Engineering Students Celebrate 2024 E-Week

Dean Magnus Egerstedt flips pancakes for engineering students at the E-Week Dean’s Breakfast.

March 21, 2024 - The Samueli School held its National Engineers Week celebration from Feb. 26 – March 1. Hosted by the Engineering Student Council (ESC), E-Week is an annual event aimed at increasing public awareness and appreciation for the engineering profession. Students, faculty, alumni and industry professionals joined various events and activities held throughout the week.

On Monday, engineering students headed to the student center for the E-Week Kick-Off Fair. Attendees posed at a beach-themed photobooth, picked up free T-shirts featuring the Engineering Plus logo and learned a dance with Dean Magnus Egerstedt for the annual lip dub to MKTO’s “Classic.” The event featured outreach booths from student clubs and organizations, honors societies and student design projects including the UCI Rocket Project, Engineers Without Borders and IEEE’s student chapter.

“I enjoy bringing all of the engineering departments together,” said Kristin Hagan, an ESC student involvement director and second-year biomedical engineering student. “Even students just here for the free T-shirt are exposed to involvement opportunities with engineering societies and projects.”

ESC Corporate Affairs Directors Marc Haddad (left) and Tim Oh coordinated the Networking Dinner Night to give engineering students an opportunity to receive one-on-one advice from industry professionals.

Tuesday evening’s Networking Night provided engineering students the chance to meet industry professionals from seven companies. Representatives from Boeing, Ducommun, Advantest and others shared their companies’ accomplishments, future plans and information about their local offices with students over BJ’s pizza. They offered students one-on-one advice about the qualities they value in engineers entering the job market.

“This is an opportunity for us to network with engineering students from a prestigious school,” said Farooq Khalid, a representative from Cadence Design Systems, an electronic systems design company. “Students build confidence at events like these.”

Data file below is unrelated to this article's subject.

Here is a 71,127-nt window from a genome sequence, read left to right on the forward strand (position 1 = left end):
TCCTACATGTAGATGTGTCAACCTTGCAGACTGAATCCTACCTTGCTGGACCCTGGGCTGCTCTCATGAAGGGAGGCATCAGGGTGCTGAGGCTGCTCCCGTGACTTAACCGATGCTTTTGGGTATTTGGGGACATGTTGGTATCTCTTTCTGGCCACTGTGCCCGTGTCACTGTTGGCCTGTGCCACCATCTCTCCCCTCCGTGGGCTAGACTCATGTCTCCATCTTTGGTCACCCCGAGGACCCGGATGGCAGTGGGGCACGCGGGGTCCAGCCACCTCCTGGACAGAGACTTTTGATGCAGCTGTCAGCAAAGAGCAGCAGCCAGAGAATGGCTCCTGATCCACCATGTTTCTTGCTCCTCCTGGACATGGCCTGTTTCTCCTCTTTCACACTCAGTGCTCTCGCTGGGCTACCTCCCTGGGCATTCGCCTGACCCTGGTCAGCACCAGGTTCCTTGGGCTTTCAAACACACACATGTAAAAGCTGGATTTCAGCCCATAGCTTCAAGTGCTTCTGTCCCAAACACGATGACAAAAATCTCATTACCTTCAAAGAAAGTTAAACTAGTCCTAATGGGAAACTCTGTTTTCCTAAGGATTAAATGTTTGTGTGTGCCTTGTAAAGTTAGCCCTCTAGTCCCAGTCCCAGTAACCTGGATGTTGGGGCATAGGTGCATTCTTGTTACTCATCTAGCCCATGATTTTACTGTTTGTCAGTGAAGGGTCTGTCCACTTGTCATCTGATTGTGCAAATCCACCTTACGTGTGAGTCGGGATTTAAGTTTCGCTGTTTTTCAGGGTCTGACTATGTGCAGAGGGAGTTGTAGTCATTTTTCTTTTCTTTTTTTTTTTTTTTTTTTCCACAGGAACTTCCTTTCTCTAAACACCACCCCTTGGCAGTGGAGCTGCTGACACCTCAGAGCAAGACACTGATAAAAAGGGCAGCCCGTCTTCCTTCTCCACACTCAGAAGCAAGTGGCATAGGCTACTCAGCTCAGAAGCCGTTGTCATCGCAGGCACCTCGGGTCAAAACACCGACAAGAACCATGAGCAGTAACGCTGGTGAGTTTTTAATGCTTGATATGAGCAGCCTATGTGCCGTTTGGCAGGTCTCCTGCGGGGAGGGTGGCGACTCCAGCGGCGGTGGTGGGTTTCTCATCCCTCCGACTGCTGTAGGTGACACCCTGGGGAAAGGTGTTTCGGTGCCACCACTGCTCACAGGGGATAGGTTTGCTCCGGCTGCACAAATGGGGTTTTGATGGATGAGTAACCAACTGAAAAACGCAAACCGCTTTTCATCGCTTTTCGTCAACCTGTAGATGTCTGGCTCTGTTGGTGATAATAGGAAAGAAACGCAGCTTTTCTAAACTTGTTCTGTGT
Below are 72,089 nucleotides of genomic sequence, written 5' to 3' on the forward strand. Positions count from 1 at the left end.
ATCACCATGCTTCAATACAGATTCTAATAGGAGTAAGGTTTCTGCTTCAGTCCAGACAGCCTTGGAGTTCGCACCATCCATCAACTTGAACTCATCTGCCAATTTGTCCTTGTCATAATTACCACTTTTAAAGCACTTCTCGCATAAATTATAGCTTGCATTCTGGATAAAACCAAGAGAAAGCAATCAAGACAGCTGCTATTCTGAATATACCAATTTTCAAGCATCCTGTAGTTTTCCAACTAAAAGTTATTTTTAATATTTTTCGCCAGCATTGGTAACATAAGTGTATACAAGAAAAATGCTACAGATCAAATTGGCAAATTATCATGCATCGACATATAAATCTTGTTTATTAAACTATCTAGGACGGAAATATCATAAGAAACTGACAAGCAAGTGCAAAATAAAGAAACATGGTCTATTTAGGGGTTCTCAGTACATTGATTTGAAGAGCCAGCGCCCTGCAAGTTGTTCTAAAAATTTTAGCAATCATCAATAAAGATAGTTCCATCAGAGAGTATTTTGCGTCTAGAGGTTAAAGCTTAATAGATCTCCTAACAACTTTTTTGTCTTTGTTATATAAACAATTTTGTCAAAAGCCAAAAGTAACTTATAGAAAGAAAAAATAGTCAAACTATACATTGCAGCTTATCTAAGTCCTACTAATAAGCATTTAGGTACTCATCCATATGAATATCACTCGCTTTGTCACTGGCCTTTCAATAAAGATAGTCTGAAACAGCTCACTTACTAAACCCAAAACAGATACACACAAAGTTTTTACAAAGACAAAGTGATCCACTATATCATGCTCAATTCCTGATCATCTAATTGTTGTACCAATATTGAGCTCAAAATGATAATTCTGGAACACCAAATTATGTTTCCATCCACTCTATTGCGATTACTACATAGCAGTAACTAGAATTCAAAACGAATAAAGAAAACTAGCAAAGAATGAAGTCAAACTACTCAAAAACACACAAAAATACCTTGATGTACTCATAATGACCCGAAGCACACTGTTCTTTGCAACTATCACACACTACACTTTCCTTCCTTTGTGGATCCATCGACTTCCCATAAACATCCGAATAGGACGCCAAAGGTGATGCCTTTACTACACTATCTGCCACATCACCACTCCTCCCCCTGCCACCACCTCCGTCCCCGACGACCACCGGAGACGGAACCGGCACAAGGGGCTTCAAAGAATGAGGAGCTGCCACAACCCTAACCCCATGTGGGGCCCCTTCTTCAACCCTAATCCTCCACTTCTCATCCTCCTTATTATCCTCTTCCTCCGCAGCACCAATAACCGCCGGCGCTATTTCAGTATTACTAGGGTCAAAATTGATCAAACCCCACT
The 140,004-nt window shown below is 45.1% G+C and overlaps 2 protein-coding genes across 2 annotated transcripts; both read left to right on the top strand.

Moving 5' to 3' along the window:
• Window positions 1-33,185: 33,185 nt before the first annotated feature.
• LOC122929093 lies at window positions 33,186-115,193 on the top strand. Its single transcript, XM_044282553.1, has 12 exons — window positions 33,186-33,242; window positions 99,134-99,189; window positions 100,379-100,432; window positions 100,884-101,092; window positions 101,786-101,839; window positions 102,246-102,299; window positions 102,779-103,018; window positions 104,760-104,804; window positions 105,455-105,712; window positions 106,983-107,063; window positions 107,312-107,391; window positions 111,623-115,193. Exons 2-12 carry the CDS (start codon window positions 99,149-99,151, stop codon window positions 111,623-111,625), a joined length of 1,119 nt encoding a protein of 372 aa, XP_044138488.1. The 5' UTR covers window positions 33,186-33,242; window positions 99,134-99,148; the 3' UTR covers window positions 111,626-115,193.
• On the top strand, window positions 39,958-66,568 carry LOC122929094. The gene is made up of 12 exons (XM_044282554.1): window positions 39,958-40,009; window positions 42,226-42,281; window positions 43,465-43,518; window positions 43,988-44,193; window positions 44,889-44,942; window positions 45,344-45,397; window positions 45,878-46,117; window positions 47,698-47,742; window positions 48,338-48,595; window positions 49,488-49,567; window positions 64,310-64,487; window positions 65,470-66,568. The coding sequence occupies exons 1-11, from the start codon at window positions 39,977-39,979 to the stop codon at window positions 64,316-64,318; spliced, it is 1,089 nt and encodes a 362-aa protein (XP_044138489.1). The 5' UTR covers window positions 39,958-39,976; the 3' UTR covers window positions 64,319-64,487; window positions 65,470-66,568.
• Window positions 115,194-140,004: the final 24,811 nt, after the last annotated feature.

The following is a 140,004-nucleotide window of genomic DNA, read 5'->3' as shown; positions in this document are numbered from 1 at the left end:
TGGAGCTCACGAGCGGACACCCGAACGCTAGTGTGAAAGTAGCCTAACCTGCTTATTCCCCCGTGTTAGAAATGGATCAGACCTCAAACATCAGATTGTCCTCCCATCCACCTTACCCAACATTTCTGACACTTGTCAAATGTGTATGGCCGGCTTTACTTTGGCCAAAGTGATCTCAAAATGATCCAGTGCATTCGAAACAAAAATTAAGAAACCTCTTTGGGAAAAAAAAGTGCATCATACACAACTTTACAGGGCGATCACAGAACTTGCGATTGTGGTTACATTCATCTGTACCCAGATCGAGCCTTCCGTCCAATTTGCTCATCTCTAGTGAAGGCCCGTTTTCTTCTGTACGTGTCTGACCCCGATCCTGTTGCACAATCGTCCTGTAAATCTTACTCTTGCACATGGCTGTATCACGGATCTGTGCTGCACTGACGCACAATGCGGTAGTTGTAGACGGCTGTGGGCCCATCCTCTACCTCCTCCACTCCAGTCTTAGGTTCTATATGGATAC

On Wednesday, Dean Magnus Egerstedt, and faculty members Lorenzo Valdevit and Faryar Jabbari, flipped chocolate chip and blueberry pancakes at the Dean’s Breakfast on Engineering Plaza. ESC members served the pancakes, fresh fruit and orange juice to a crowd of students, who then visited with project teams that were recruiting new members such as Anteater Racing and HyperXite.

“I really like being dean because no day is like the other, and I do a lot of different things,” said Dean Magnus Egerstedt. “Most of them I really enjoy, but my favorite is once a year flipping pancakes for our students at the E-Week Dean’s Breakfast.”

Local high school students toured labs and attended demonstrations at High School Shadow Day.

On Thursday, 110 high school students from University High, Trabuco Hills High and Santiago High participated in ESC’s High School Shadow Day. The students toured labs of the UCI Rocket Project, Anteater Racing, IEEE and HyperXite and attended demonstrations and talks from all six engineering departments.

“The opening up of student project labs was great because it allowed the high school students to interact with university students and gave them an idea of what is available to them,” said Mariana Ahmadi, an engineering and architecture teacher at Trabuco Hills High who has been taking her class to shadow day for 10 years. “I want it to spark their interest and help them see the possibilities.”

The LIFETank competition, modeled after the TV series Shark Tank, took place on Friday evening with eight teams of anteater entrepreneurs presenting designs for innovative products. The UCI ANTtrepreneur Center provided the teams with fabrication resources, product consultation services and open project-building space, and designs covered all areas of engineering. The winning team, UnlockIT, received $600 for their design for a device that can unlock dorm doors remotely by sending a signal from a mobile app.

“Our idea was to create a device that would allow students to remotely unlock their dorm door from the inside using their phone, eliminating the need for a keycard and making lockouts less of a problem,” said UnlockIT’s Kaushik Saravanan, a junior in computer engineering. “The current prototype only has the unlocking mechanism, but we hope to incorporate Bluetooth later on.”

Team UnlockIT won the LIFETank competition with their design for a device to remotely unlock dorm doors. Pictured, from left, are Seonu Chu, Kaushik Saravanan, Tara Minaie and Duy Tran.

The second-place team presented a quadcopter drone with carbon detection capabilities to assist in wildfire response, and the third-place team designed a continuous track modeled on tank tread for electric skateboards to use on rugged terrain.

After the competition, engineering students headed to Crowne Plaza Costa Mesa hotel to culminate the week’s celebration with the Engineering Ball. Students dressed up for the Hollywood theme and danced until 11p.m.

"Engineering Ball, which was hosted for the first time since the COVID-19 pandemic, had a sold-out venue full of exciting memories," said ESC president Ronit Shrestha. "We brought a lot of changes this year to the week, and I am very proud of how the team was able to bring these ideas to life."

– Lilith Christopher